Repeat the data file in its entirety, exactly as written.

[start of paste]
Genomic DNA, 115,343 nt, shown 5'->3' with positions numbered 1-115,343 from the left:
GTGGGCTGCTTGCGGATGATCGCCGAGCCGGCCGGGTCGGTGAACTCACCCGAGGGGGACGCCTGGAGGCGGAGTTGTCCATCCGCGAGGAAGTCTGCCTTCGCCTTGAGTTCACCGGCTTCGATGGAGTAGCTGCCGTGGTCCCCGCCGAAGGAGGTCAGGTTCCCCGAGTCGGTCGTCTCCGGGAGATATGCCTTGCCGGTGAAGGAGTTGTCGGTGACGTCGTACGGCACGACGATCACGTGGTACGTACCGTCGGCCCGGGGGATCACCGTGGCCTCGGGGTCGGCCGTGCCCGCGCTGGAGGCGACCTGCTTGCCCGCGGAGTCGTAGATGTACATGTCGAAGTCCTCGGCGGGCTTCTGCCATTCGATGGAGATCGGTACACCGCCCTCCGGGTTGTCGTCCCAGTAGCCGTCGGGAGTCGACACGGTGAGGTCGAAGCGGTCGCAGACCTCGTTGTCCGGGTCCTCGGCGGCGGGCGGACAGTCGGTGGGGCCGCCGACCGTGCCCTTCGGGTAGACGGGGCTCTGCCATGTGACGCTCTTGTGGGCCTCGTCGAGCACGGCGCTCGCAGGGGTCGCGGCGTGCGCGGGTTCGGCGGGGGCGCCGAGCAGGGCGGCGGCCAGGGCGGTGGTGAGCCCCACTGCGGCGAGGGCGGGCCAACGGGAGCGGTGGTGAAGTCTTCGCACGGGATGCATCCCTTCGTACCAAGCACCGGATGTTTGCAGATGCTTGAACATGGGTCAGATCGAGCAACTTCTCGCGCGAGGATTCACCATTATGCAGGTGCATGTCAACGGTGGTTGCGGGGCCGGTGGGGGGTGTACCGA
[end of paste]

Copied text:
Genomic DNA, 115,343 nt, shown 5'->3' with positions numbered 1-115,343 from the left:
GTGGGCTGCTTGCGGATGATCGCCGAGCCGGCCGGGTCGGTGAACTCACCCGAGGGGGACGCCTGGAGGCGGAGTTGTCCATCCGCGAGGAAGTCTGCCTTCGCCTTGAGTTCACCGGCTTCGATGGAGTAGCTGCCGTGGTCCCCGCCGAAGGAGGTCAGGTTCCCCGAGTCGGTCGTCTCCGGGAGATATGCCTTGCCGGTGAAGGAGTTGTCGGTGACGTCGTACGGCACGACGATCACGTGGTACGTACCGTCGGCCCGGGGGATCACCGTGGCCTCGGGGTCGGCCGTGCCCGCGCTGGAGGCGACCTGCTTGCCCGCGGAGTCGTAGATGTACATGTCGAAGTCCTCGGCGGGCTTCTGCCATTCGATGGAGATCGGTACACCGCCCTCCGGGTTGTCGTCCCAGTAGCCGTCGGGAGTCGACACGGTGAGGTCGAAGCGGTCGCAGACCTCGTTGTCCGGGTCCTCGGCGGCGGGCGGACAGTCGGTGGGGCCGCCGACCGTGCCCTTCGGGTAGACGGGGCTCTGCCATGTGACGCTCTTGTGGGCCTCGTCGAGCACGGCGCTCGCAGGGGTCGCGGCGTGCGCGGGTTCGGCGGGGGCGCCGAGCAGGGCGGCGGCCAGGGCGGTGGTGAGCCCCACTGCGGCGAGGGCGGGCCAACGGGAGCGGTGGTGAAGTCTTCGCACGGGATGCATCCCTTCGTACCAAGCACCGGATGTTTGCAGATGCTTGAACATGGGTCAGATCGAGCAACTTCTCGCGCGAGGATTCACCATTATGCAGGTGCATGTCAACGGTGGTTGCGGGGCCGGTGGGGGGTGTACCGA